Vapor Intrusion: Resolving liability for contaminated sites just got a little scarier
Environmental lawyers are adept at pointing fingers and ultimately settling liability for contaminated sites based on certain projected costs. Vapor intrusion, which has been a part of the risk analysis for more than a decade, is now making a bigger impact. While new guidance for vapor intrusion at Superfund and Resource Conservation and Recovery Act ("RCRA") sites is expected, the bigger news is that EPA and state agencies are starting to reopen sites where no vapor intrusion analysis was considered in earlier remedial decisions. The reopening of closed sites will put potentially responsible parties who thought their work was done at risk for more remedial work at these sites as well as third party claims based on alleged exposure to vapors under the citizen suit provision of RCRA or traditional common law theories, including nuisance and trespass.
Case and point, a Superfund site in Mountain View that was the subject of a consent decree for cleanup in 1992 just added a vapor intrusion remedy. See United States v. Intel Corp. and Raytheon Co., 91-CV-20275 (N.D. Cal.) (Dkt. 74). The site at issue involved several industrial companies manufacturing semiconductors, electronics, and other products during the 1960s and 1970s that released volatile organic compounds ("VOCs") into the environment, primarily trichloroethylene ("TCE"), which commingled with similar releases from nearby U.S. Navy and NASA contaminant sources.
There are many engineering and institutional controls that may be implemented to respond to vapor intrusion, all of which carry significant costs. For existing buildings, the remedies include installation, operation, maintenance, and monitoring of appropriate-sized sub-slab/sub-membrane ventilation systems, where determined as necessary through indoor air and other evidence. Existing non-residential buildings can utilize the building’s indoor air mechanical ventilation systems as the remedy if the building owner agrees to use, operate, and allow for monitoring of the system. For future buildings, the remedies include installation of vapor barriers and passive sub-slab ventilation systems with the ability to make such systems active, except where the evidence shows there is no potential for vapor intrusion above the appropriate site indoor air cleanup levels.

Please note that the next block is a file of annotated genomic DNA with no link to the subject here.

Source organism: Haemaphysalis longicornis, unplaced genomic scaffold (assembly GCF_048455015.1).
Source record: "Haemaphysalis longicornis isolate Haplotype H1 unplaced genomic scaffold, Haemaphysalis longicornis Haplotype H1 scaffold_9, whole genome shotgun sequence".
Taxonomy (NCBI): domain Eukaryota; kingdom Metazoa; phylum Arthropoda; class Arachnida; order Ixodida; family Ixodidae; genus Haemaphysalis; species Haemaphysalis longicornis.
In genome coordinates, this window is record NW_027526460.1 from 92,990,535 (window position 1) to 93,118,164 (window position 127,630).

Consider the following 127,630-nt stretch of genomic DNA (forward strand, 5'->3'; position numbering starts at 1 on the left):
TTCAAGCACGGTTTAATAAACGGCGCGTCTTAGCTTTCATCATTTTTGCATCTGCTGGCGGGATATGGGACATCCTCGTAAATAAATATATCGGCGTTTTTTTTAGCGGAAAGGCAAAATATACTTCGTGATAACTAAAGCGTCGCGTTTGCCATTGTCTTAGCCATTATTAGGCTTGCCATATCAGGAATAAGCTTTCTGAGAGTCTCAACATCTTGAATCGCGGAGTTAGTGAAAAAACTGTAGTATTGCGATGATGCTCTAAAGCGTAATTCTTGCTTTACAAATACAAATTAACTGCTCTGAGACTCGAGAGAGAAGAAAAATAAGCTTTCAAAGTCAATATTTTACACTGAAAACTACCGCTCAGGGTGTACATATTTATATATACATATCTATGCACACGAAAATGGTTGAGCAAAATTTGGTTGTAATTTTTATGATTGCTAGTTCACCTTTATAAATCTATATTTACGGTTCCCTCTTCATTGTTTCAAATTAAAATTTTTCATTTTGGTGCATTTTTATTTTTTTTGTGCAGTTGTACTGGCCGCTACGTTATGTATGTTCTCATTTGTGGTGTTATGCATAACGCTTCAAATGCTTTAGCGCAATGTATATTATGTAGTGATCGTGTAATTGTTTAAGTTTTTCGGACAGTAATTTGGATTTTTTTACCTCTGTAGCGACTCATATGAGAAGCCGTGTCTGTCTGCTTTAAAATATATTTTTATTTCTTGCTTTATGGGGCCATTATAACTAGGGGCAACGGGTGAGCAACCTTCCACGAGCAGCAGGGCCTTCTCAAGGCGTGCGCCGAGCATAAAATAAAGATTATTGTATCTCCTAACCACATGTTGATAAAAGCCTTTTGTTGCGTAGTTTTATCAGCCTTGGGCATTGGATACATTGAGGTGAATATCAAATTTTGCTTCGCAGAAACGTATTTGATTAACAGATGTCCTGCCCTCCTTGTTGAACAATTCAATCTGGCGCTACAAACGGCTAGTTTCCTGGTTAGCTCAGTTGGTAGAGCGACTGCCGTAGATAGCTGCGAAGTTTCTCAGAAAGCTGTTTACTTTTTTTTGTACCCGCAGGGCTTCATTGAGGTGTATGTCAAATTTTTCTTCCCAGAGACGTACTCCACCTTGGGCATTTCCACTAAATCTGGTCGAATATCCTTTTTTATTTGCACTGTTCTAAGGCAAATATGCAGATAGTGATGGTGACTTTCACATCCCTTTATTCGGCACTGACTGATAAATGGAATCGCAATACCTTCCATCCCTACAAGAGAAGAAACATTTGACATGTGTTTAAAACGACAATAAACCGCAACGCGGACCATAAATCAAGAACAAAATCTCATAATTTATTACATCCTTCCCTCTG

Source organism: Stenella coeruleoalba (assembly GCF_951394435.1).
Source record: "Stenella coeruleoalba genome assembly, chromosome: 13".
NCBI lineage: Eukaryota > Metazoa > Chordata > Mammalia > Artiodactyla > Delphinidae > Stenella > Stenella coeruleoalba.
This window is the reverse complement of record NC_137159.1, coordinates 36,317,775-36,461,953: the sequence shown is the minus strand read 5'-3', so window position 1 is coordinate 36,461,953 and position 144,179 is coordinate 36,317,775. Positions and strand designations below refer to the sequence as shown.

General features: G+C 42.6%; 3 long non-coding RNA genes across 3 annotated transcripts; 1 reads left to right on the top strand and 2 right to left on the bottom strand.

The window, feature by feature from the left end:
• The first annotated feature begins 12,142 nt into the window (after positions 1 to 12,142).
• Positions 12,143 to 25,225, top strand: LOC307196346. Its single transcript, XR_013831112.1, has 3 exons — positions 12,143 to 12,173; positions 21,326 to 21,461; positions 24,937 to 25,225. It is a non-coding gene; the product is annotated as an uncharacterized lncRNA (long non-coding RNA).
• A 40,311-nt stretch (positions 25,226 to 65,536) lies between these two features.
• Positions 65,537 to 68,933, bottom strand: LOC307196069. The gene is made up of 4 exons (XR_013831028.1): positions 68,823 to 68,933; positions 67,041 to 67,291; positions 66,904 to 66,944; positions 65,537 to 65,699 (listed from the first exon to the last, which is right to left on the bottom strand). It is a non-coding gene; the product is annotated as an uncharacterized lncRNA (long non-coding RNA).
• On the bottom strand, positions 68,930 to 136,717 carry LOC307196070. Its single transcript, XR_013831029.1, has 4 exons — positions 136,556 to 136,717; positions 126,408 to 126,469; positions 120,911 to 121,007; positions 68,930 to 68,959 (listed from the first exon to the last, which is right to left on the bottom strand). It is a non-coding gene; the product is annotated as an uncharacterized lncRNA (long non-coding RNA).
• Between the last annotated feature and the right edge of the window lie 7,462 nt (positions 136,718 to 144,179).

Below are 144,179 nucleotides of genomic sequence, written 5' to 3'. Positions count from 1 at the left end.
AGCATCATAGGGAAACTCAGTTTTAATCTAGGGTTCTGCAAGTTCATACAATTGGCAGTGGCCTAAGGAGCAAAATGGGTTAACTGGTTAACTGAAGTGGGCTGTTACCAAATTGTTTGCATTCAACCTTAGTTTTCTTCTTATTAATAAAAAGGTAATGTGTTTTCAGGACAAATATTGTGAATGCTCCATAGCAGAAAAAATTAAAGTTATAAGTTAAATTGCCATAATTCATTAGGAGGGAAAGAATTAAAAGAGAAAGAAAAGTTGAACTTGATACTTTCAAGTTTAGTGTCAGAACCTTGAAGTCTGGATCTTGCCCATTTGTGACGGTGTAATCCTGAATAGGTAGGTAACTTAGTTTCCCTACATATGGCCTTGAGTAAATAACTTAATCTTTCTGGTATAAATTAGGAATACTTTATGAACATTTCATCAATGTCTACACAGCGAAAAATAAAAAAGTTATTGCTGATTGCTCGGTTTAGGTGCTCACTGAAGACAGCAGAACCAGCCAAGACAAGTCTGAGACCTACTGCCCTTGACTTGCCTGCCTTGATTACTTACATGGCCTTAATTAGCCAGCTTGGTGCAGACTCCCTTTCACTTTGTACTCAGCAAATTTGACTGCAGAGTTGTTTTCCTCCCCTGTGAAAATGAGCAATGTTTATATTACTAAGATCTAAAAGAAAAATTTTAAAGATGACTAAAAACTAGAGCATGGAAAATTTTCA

The institutional controls include city planning and permitting requirements to require the appropriate vapor intrusion control measures in new building construction at the site and to require that EPA approve any new construction plans. The controls also include recording of covenants with owners to provide notice to future building owners of the vapor intrusion remedy and requirements; access for sampling, remedy operation and maintenance, and monitoring; and notice to EPA and the parties implementing the remedy when there are changes in ownership.
The projected costs of the vapor intrusion remedy in Mountain View? They could be as much as $24 million. Now that is scary!